The Following thought for the day was written by Brother Richard Morgan and provides insight and encouragement for those seeking to serve the God of Israel.
The words of our Lord in the Sermon on the Mount dig very deeply into our souls. In Matthew 7 are perhaps some of the most difficult for us to obey, even though the concepts themselves are straightforward to understand. Let’s look at the example of choosing the narrow gate. Jesus tells us, “Enter by the narrow gate. For the gate is wide and the way is easy that leads to destruction, and those who enter by it are many. For the gate is narrow and the way is hard that leads to life, and those who find it are few.” (v13-14).
The fact that few find it tells me that just being a Christadelphian or sincere or generally religious doesn’t give me a ticket into the Kingdom of God. Knowing the truth on an academic level is only the beginning. The tricky part comes when we’re confronted by that truth and presented with the choice between the two gates. The path leading through one gate is easy. It’s the sort of path where you attend classes, do your readings, say prayers before meals, have good morals, don’t get involved in politics, maybe do a bit of preaching, and have a friendly social group in the ecclesia. And that’s it; it’s easy.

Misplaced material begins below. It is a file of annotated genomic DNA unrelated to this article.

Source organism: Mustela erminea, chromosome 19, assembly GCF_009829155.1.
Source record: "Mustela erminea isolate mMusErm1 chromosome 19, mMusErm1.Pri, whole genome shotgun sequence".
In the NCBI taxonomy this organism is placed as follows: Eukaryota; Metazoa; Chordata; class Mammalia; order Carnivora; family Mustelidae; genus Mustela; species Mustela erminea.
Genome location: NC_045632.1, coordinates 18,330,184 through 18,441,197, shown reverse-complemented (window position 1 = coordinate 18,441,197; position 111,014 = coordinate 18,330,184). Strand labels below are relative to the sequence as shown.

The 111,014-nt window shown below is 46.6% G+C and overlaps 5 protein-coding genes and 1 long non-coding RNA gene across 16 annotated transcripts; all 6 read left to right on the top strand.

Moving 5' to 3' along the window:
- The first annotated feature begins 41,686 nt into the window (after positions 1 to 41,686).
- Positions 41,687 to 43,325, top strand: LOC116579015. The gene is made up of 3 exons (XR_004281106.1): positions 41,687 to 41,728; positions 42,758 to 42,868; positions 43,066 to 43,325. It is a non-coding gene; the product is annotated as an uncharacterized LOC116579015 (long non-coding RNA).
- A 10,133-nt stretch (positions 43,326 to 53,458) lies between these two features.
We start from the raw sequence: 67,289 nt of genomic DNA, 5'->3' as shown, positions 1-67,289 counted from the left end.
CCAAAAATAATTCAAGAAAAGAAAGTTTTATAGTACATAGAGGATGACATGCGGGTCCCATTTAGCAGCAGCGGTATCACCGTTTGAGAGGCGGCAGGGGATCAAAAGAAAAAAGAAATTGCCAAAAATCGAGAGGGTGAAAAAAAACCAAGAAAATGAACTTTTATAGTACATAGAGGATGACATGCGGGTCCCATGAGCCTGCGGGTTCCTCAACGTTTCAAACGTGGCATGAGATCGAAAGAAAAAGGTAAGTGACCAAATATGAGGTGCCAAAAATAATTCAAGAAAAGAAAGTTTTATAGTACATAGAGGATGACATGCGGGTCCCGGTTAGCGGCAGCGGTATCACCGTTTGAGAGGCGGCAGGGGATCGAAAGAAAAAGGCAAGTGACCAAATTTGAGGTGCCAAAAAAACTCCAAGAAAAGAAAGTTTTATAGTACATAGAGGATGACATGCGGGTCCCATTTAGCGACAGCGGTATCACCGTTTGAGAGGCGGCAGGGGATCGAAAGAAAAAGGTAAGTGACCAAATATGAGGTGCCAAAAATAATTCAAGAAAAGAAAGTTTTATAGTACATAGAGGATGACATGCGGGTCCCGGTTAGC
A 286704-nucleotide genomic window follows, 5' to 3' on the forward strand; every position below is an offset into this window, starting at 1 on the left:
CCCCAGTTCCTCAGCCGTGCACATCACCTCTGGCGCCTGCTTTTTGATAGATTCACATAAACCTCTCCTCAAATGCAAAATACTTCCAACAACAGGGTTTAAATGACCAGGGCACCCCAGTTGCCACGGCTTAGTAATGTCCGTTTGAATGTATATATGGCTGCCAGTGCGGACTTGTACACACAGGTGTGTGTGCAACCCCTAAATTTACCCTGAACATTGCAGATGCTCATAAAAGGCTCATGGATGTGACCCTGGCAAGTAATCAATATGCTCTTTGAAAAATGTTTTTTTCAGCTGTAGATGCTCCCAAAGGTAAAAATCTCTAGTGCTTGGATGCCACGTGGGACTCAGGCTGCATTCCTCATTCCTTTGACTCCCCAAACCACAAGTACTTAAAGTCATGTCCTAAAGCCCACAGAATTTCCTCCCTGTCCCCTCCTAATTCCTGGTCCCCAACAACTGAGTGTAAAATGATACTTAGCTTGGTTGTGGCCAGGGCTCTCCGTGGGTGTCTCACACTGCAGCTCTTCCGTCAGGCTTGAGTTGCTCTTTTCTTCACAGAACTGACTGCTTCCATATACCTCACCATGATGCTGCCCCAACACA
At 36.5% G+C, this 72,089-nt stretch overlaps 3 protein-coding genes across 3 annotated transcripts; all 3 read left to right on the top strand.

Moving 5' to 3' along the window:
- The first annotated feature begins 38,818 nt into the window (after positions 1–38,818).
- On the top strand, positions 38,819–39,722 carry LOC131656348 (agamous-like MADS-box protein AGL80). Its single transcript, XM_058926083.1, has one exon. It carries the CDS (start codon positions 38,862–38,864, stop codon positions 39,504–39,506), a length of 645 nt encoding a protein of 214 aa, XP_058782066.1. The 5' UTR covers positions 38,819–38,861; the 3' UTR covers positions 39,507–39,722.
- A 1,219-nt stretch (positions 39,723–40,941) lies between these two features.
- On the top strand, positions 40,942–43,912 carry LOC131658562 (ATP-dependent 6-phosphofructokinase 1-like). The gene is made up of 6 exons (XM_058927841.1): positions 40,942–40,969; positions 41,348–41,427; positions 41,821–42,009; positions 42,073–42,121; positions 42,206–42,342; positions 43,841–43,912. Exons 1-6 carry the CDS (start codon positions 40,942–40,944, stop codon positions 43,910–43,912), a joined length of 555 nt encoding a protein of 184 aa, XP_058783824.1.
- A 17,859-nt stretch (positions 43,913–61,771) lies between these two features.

Anyone can lead that kind of life. It’s not difficult, even though at times doing the readings and going to Bible class can be a bit inconvenient. You can live that kind of life and still have many of the temporal things this world has to offer. It can bring happiness and fulfillment and a sense of doing the right thing. But if we haven’t gone through the narrow gate, it leads to destruction.
I wonder what it truly means to enter the narrow gate. The previous paragraph describes me pretty well. Sometimes I find myself patting myself on the back for being a religious person. But am I really on the narrow path? Comparing myself to the faithful of the Bible, I wonder.
Take that word “hard” in verse 14, for instance, which has the idea of “affliction.” It’s a word most often used by Paul, six times describing the difficulties that faced him and the brothers and sisters of the first-century ecclesia. For instance, “For even when we came into Macedonia, our bodies had no rest, but we were afflicted at every turn—fighting without, and fear within.” (2 Cor. 5:5). Have I ever been afflicted at every turn? Does my body ever have no rest? Is enduring quarantine during COVID-19 being afflicted?
Hebrews 11 uses the same word – “They were stoned, they were sawn in two, they were killed with the sword. They went about in skins of sheep and goats, destitute, afflicted, mistreated” (v37). I can’t apply any of those words to me. Sometimes it feels like I’m not only on the broad path that leads to destruction, but I’m sitting in a comfy armchair on the side of the road and not doing much of anything.
I don’t have the answer to what it means to enter the narrow gate and walk the pathway of affliction. Affliction isn’t something I want to endure, but there is eternal life at the end of the pathway, and I certainly want that. But do I want it more than anything? Or am I just content with fooling myself that I’m on the narrow path when the truth is I entered the wrong gate?
Simi Hills, CA
View all the thoughts in this series here…